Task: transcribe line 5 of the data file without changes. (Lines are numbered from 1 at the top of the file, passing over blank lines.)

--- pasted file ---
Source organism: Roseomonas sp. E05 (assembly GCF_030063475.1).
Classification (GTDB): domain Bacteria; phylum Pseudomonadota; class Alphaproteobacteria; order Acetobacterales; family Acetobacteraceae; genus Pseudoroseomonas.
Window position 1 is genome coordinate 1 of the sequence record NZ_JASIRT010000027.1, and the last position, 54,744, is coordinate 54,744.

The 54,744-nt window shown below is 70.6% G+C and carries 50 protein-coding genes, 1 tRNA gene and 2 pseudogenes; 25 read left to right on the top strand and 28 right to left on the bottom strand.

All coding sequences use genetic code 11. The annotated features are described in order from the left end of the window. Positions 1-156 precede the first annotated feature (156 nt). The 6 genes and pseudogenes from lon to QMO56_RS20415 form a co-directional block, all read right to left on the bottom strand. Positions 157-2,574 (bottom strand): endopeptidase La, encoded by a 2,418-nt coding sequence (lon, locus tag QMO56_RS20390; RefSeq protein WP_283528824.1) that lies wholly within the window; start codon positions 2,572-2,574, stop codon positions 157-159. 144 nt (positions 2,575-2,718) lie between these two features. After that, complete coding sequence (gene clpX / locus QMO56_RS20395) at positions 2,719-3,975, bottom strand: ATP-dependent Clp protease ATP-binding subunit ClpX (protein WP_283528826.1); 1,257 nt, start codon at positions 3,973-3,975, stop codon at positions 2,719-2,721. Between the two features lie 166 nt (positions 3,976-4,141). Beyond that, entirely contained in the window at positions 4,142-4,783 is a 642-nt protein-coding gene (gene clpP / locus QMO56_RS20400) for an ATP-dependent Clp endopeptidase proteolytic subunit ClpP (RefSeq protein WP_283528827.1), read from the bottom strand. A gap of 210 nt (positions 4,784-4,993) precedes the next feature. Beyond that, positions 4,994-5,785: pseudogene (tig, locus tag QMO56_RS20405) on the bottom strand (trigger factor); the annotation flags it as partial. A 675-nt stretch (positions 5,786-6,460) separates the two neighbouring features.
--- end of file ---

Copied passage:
All coding sequences use genetic code 11. The annotated features are described in order from the left end of the window. Positions 1-156 precede the first annotated feature (156 nt). The 6 genes and pseudogenes from lon to QMO56_RS20415 form a co-directional block, all read right to left on the bottom strand. Positions 157-2,574 (bottom strand): endopeptidase La, encoded by a 2,418-nt coding sequence (lon, locus tag QMO56_RS20390; RefSeq protein WP_283528824.1) that lies wholly within the window; start codon positions 2,572-2,574, stop codon positions 157-159. 144 nt (positions 2,575-2,718) lie between these two features. After that, complete coding sequence (gene clpX / locus QMO56_RS20395) at positions 2,719-3,975, bottom strand: ATP-dependent Clp protease ATP-binding subunit ClpX (protein WP_283528826.1); 1,257 nt, start codon at positions 3,973-3,975, stop codon at positions 2,719-2,721. Between the two features lie 166 nt (positions 3,976-4,141). Beyond that, entirely contained in the window at positions 4,142-4,783 is a 642-nt protein-coding gene (gene clpP / locus QMO56_RS20400) for an ATP-dependent Clp endopeptidase proteolytic subunit ClpP (RefSeq protein WP_283528827.1), read from the bottom strand. A gap of 210 nt (positions 4,784-4,993) precedes the next feature. Beyond that, positions 4,994-5,785: pseudogene (tig, locus tag QMO56_RS20405) on the bottom strand (trigger factor); the annotation flags it as partial. A 675-nt stretch (positions 5,786-6,460) separates the two neighbouring features.